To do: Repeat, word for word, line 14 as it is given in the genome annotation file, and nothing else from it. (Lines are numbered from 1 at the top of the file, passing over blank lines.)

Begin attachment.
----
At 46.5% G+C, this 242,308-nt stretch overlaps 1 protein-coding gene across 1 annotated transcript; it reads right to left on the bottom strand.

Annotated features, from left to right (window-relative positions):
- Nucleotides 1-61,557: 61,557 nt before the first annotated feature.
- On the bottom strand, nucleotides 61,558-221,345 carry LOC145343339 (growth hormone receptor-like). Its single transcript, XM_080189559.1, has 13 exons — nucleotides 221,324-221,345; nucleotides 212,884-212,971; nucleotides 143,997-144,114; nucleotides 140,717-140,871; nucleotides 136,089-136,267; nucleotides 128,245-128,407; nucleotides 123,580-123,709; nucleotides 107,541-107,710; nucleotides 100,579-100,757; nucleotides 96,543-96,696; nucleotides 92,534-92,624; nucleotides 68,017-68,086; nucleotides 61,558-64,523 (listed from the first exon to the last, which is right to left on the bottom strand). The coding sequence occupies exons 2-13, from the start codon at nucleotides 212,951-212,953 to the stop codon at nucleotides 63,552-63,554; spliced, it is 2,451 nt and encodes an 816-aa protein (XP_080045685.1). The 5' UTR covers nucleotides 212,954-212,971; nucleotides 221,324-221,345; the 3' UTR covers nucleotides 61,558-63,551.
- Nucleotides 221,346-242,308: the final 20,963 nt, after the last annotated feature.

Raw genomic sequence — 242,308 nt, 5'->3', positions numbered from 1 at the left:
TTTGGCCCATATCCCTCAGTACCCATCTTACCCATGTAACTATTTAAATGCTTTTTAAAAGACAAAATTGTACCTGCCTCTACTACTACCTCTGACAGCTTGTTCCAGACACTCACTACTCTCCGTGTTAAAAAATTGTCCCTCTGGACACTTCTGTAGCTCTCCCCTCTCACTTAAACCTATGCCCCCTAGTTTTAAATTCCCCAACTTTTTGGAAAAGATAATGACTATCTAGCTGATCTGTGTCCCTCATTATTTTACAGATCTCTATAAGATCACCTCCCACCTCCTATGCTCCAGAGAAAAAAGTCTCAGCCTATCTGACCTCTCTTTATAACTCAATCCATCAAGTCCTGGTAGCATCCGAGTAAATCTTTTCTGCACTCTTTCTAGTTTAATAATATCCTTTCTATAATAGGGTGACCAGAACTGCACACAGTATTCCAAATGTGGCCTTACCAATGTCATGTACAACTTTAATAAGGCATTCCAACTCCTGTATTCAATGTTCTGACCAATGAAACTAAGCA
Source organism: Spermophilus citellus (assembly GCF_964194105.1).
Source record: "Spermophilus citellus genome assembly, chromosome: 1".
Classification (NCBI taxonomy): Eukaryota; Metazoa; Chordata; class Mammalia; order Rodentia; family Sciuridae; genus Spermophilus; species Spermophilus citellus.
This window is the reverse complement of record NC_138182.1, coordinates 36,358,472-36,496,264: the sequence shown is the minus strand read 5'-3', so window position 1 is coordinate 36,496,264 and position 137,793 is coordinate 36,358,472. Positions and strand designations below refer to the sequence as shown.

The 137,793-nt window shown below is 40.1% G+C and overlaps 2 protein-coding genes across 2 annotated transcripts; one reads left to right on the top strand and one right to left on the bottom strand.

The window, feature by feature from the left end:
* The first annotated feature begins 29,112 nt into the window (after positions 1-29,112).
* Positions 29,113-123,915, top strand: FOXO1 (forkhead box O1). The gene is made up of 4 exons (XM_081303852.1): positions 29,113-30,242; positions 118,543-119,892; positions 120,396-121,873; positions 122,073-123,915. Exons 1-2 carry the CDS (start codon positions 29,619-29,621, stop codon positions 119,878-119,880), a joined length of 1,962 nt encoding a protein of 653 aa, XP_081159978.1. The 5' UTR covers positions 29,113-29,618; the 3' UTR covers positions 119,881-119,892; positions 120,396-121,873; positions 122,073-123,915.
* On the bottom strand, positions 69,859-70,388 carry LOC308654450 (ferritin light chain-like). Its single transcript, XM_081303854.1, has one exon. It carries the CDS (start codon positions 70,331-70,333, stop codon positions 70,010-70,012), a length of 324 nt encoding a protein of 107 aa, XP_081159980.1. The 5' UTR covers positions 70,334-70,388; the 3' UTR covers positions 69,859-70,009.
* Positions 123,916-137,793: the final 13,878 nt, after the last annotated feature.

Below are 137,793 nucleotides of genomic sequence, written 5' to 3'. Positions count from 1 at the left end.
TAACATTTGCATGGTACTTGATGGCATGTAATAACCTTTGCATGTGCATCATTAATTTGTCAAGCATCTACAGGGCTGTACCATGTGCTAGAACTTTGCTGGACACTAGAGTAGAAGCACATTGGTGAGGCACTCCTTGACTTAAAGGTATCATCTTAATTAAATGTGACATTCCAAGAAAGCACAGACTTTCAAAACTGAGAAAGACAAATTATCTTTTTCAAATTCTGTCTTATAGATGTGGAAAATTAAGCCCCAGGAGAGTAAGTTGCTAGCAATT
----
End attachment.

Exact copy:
* The first annotated feature begins 29,112 nt into the window (after positions 1-29,112).